Concerning the relation between the forces in and it follows, that the components in the direction of the -axis are the same as in , while the components perpendicular to the -axis are times larger as in .
We want to transfer this to the molecular forces, and imagine a solid body as a system of material points, in equilibrium by the influence of their mutual attractions and repulsions. The system shall be a body moving through the aether. The forces acting on its material points eliminate each other. It follows, that this cannot be the case in , however, in system C all force-components perpendicular to the -axis are changed if one goes over from to , but the equilibrium will not be disturbed as they are changed in the same ratio. In this way it can be seen, that when is the state of equilibrium of the body during the displacement in the aether, is the state of equilibrium when the displacement doesn't exist. One therefore comes exactly to the influence of motion on the dimensions, which was shown before to be necessary to explain Michelson's experiment.
Of course we cannot ascribe great importance to this result; the transfer to molecular forces of what we have found for electrical forces, may be too risky for some. Moreover, if we want to do this, it remains undecided whether earth's motion shortens the dimensions in one direction - as it was supposed before - or elongates the length perpendicular to it, by which assumption we could reach the same result.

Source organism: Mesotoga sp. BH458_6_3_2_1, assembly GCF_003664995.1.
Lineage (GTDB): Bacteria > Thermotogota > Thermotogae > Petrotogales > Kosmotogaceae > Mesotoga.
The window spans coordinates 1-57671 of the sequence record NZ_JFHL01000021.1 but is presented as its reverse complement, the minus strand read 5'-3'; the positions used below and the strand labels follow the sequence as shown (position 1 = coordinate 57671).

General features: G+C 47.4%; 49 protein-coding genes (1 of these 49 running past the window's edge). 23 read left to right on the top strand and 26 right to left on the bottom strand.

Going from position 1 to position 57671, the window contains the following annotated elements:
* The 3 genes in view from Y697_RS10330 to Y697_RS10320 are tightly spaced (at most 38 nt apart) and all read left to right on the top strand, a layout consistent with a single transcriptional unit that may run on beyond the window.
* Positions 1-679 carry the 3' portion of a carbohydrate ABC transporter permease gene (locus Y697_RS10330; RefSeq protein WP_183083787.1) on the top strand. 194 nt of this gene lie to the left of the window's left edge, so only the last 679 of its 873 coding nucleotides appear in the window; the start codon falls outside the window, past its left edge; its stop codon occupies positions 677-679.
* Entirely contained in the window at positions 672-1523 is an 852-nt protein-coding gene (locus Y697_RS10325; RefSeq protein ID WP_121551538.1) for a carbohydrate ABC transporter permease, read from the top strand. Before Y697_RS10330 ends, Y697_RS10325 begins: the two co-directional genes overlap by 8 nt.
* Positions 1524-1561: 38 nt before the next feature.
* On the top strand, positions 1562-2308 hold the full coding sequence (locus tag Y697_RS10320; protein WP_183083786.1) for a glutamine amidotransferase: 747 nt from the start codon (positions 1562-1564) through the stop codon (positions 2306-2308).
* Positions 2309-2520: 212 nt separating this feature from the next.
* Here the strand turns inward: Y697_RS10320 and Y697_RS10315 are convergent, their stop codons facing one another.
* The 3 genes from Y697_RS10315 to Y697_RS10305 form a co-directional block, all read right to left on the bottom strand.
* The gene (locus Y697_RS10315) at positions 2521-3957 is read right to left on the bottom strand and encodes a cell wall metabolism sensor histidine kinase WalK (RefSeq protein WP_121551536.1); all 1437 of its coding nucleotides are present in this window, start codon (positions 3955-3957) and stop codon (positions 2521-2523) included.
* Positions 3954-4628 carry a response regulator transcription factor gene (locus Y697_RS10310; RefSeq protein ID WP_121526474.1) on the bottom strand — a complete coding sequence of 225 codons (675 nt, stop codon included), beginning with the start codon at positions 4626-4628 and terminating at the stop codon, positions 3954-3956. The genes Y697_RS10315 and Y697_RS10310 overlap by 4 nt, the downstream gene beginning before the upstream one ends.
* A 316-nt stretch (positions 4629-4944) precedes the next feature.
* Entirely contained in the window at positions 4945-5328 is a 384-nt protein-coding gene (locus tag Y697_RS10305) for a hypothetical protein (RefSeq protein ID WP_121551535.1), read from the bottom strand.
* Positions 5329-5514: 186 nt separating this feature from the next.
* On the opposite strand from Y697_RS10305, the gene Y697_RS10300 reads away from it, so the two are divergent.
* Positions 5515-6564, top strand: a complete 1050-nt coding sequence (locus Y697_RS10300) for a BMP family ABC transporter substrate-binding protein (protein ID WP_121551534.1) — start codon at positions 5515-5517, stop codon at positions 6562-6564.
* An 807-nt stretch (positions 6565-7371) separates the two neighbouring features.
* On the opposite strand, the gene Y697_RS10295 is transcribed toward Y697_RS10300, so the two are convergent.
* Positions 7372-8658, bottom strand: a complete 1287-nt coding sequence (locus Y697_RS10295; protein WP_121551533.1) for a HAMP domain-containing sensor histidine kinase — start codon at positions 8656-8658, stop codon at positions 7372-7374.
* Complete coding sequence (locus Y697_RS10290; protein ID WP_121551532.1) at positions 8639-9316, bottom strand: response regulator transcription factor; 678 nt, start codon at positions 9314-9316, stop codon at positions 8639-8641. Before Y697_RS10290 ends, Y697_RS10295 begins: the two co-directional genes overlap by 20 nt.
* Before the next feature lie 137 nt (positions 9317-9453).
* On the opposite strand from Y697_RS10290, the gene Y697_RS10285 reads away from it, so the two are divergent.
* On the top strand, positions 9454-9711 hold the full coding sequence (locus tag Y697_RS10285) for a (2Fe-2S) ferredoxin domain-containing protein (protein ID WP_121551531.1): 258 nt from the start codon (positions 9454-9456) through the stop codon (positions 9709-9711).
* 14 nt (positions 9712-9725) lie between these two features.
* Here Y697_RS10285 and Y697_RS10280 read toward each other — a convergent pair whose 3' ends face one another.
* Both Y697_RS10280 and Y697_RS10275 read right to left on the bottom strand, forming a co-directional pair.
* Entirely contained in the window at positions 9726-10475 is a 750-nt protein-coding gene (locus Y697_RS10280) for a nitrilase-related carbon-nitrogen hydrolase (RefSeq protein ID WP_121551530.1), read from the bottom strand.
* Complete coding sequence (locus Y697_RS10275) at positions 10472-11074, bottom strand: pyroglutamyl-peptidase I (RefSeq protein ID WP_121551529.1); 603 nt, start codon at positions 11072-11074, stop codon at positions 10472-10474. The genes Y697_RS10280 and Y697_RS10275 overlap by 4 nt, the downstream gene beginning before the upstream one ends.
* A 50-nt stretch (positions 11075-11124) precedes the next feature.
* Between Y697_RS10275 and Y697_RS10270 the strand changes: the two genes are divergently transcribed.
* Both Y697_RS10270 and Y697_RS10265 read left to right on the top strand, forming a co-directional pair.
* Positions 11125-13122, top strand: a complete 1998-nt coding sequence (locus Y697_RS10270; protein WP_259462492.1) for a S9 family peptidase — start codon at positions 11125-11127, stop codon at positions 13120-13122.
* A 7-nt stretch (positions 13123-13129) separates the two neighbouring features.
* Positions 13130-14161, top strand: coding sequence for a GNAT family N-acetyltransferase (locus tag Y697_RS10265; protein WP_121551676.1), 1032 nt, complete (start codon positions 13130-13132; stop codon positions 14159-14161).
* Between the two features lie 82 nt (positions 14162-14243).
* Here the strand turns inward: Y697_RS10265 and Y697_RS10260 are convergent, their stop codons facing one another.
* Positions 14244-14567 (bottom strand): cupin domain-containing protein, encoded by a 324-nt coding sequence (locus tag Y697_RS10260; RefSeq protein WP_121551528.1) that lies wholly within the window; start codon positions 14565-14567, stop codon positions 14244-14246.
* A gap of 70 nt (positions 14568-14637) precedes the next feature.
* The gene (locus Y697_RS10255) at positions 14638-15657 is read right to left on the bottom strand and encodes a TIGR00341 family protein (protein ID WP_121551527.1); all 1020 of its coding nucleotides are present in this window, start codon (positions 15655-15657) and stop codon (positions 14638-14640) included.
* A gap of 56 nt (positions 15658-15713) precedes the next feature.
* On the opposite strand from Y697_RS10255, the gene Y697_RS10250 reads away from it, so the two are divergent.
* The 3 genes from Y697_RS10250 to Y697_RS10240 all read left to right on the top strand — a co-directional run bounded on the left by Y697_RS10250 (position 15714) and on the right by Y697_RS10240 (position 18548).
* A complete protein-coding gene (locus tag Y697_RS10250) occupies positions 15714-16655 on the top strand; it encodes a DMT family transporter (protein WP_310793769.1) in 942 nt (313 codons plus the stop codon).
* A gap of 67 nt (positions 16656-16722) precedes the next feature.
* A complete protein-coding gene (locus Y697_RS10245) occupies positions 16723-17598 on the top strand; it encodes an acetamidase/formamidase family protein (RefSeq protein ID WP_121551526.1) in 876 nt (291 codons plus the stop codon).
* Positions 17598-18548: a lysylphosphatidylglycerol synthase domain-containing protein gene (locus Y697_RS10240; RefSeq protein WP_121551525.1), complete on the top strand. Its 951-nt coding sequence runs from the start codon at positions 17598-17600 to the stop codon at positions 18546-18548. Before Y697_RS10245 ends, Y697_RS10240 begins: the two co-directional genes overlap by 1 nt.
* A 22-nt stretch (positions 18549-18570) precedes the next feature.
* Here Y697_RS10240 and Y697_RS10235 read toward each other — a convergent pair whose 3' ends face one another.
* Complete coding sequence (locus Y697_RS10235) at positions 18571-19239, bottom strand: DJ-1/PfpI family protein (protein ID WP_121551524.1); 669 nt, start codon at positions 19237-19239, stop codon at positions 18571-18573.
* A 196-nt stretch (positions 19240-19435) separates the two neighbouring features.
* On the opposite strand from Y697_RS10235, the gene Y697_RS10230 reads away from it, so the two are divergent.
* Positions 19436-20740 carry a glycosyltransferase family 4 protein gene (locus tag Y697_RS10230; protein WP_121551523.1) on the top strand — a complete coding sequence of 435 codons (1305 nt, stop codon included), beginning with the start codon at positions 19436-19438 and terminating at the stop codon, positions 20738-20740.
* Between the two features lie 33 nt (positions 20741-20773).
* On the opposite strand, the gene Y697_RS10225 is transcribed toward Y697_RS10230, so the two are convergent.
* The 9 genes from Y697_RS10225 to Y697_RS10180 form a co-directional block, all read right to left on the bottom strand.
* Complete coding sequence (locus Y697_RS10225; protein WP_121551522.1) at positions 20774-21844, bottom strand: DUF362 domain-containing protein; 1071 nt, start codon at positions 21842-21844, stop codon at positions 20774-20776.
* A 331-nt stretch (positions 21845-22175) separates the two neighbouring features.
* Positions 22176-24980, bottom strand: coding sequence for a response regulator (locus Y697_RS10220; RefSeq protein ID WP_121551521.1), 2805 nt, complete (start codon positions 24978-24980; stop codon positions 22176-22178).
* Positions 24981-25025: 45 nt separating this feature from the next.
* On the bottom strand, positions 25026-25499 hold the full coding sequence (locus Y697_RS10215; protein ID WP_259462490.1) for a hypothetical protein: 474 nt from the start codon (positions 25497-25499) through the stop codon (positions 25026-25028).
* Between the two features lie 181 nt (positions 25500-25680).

Anyway, it seems undeniable that changes of the molecular forces and consequently of the body's size of order are possible. Michelson's experiment thus loses its verification power for the question at which it was aimed. If one assumes the theory of Fresnel, then its meaning rather lies in the fact, that we can learn something about the change of dimensions.
As , then is the two hundred millionth. A contraction of the diameter of the Earth by this ratio would amount 6 cm. We cannot speak about the observation of a change in length of two hundred millionth when comparing meter sticks, and even if an observation method would allow this, then this method would be the juxtaposition of two sticks, but we would never detect the discussed changes, when they occur in the same way for both of them. The only remedy is to compare the length of two sticks perpendicular to each other, and if we want to do this by the observation of an interference phenomenon (with a light ray that travels back and forth along the first and the other ray along the second arm), then we would come back to Michelson's experiment. The influence of the change in length, however, would be compensated by the change of phase shift which is determined by expression (3).
- Verslagen en Mededeelingen. 3de Reeks, Deel II, p. 297, 1886. Archives néerlandaises, T. XXI, p. 103. 1887.
- Archives néerlandaises, T. XXV, p. 363. 1892.
- American Journal of Science, 3d Ser. Vol. XXII, p. 120.
- American Journal of Science, 3d Ser. Vol. XXXIV, p. 383. 1887.
- Archive néerlandaises, T. XXV. p. 498.